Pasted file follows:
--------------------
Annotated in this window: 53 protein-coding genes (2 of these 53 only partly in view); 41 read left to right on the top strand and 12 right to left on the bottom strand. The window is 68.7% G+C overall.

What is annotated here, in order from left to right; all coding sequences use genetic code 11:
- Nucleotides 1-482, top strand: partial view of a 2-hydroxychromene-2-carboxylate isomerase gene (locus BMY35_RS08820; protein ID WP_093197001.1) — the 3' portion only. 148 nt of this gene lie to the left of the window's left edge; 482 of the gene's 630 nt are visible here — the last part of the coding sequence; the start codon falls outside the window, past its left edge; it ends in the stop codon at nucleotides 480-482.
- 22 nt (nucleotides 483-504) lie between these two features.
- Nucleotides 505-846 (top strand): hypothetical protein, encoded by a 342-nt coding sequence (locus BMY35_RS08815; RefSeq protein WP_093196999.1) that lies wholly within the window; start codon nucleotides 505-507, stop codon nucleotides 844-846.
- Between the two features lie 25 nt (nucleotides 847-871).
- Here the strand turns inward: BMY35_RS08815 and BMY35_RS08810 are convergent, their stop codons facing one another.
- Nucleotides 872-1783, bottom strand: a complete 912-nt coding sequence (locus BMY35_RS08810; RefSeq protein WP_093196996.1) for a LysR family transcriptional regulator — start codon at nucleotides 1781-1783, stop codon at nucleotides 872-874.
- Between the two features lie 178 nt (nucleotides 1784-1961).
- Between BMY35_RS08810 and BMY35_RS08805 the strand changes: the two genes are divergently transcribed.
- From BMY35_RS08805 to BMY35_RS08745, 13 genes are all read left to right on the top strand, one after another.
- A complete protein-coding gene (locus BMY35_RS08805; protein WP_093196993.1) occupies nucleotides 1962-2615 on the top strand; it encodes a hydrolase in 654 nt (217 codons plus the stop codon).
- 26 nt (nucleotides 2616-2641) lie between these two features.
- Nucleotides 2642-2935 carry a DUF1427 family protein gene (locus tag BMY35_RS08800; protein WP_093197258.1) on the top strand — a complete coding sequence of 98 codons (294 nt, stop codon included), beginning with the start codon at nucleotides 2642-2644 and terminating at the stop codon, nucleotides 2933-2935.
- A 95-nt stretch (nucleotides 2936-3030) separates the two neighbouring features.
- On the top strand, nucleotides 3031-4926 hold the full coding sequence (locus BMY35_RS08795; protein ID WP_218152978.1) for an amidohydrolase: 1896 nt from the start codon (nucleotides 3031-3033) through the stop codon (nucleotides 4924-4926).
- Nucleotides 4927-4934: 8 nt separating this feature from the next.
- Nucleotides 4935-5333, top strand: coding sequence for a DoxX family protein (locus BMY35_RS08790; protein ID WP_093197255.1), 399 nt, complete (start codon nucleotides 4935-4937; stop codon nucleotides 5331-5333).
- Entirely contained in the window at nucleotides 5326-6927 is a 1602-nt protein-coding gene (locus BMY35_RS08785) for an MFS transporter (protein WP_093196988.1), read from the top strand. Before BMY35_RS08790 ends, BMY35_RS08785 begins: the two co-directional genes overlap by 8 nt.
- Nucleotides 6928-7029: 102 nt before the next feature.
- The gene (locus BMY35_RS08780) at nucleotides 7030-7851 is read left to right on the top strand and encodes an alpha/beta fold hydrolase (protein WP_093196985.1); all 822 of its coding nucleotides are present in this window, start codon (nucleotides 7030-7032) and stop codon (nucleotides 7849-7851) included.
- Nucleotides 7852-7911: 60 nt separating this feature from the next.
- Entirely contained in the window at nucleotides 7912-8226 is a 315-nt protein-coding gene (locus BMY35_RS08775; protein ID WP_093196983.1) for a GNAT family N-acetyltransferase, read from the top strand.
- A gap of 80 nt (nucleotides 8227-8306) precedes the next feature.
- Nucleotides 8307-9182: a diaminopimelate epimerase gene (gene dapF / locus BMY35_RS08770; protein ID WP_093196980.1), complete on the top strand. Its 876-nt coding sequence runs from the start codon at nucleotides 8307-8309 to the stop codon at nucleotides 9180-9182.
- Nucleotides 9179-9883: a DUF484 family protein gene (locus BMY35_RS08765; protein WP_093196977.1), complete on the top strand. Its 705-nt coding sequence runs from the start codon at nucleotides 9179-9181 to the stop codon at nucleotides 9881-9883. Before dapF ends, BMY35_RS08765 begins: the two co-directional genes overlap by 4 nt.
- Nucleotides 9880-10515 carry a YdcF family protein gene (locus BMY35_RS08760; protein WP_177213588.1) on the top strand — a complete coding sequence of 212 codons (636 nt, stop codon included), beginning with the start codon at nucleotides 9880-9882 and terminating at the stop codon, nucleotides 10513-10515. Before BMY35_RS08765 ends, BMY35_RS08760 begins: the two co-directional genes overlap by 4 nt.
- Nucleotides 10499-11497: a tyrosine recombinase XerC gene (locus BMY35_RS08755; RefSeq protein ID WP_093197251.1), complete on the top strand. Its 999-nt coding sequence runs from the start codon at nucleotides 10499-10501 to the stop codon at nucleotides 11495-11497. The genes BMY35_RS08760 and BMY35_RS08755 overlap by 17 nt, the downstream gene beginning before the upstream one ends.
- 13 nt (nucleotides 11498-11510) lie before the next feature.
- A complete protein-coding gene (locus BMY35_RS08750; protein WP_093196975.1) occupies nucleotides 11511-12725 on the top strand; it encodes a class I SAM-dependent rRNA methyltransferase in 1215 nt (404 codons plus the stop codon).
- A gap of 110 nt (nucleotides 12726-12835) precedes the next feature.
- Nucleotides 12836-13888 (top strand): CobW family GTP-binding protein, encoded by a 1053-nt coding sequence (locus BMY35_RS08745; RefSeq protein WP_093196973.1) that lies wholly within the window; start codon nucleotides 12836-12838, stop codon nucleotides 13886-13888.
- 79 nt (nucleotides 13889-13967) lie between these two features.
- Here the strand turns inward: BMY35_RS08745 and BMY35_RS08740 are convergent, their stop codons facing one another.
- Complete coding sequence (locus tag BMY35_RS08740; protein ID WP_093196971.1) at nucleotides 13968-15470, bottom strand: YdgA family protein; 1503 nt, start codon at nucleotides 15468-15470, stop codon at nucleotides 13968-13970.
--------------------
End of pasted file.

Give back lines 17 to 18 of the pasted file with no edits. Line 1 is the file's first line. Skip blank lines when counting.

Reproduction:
- Nucleotides 4927-4934: 8 nt separating this feature from the next.
- Nucleotides 4935-5333, top strand: coding sequence for a DoxX family protein (locus BMY35_RS08790; protein ID WP_093197255.1), 399 nt, complete (start codon nucleotides 4935-4937; stop codon nucleotides 5331-5333).